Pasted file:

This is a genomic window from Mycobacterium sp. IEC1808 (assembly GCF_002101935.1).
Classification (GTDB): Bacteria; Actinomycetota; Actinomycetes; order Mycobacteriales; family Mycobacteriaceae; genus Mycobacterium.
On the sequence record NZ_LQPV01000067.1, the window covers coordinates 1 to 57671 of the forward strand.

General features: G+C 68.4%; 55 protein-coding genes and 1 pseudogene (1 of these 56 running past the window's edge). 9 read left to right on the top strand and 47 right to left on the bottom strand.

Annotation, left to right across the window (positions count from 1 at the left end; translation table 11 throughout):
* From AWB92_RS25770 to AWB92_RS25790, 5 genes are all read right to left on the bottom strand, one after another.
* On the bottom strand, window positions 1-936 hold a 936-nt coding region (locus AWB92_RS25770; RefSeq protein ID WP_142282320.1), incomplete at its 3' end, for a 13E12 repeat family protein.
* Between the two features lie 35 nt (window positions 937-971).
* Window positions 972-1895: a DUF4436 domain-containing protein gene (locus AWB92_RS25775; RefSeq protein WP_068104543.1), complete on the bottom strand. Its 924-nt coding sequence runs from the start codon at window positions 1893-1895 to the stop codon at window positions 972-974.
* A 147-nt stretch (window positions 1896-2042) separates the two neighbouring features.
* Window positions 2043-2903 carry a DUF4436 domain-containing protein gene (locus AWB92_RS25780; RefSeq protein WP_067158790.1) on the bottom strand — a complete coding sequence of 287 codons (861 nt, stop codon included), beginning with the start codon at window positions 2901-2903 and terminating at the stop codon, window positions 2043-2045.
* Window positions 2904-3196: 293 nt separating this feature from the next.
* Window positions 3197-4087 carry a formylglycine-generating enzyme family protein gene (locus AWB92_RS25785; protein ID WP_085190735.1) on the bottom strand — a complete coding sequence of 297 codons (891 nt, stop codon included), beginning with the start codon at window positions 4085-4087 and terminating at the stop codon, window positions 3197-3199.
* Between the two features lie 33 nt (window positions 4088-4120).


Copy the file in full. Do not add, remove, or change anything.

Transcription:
This is a genomic window from Mycobacterium sp. IEC1808 (assembly GCF_002101935.1).
Classification (GTDB): Bacteria; Actinomycetota; Actinomycetes; order Mycobacteriales; family Mycobacteriaceae; genus Mycobacterium.
On the sequence record NZ_LQPV01000067.1, the window covers coordinates 1 to 57671 of the forward strand.

General features: G+C 68.4%; 55 protein-coding genes and 1 pseudogene (1 of these 56 running past the window's edge). 9 read left to right on the top strand and 47 right to left on the bottom strand.

Annotation, left to right across the window (positions count from 1 at the left end; translation table 11 throughout):
* From AWB92_RS25770 to AWB92_RS25790, 5 genes are all read right to left on the bottom strand, one after another.
* On the bottom strand, window positions 1-936 hold a 936-nt coding region (locus AWB92_RS25770; RefSeq protein ID WP_142282320.1), incomplete at its 3' end, for a 13E12 repeat family protein.
* Between the two features lie 35 nt (window positions 937-971).
* Window positions 972-1895: a DUF4436 domain-containing protein gene (locus AWB92_RS25775; RefSeq protein WP_068104543.1), complete on the bottom strand. Its 924-nt coding sequence runs from the start codon at window positions 1893-1895 to the stop codon at window positions 972-974.
* A 147-nt stretch (window positions 1896-2042) separates the two neighbouring features.
* Window positions 2043-2903 carry a DUF4436 domain-containing protein gene (locus AWB92_RS25780; RefSeq protein WP_067158790.1) on the bottom strand — a complete coding sequence of 287 codons (861 nt, stop codon included), beginning with the start codon at window positions 2901-2903 and terminating at the stop codon, window positions 2043-2045.
* Window positions 2904-3196: 293 nt separating this feature from the next.
* Window positions 3197-4087 carry a formylglycine-generating enzyme family protein gene (locus AWB92_RS25785; protein ID WP_085190735.1) on the bottom strand — a complete coding sequence of 297 codons (891 nt, stop codon included), beginning with the start codon at window positions 4085-4087 and terminating at the stop codon, window positions 3197-3199.
* Between the two features lie 33 nt (window positions 4088-4120).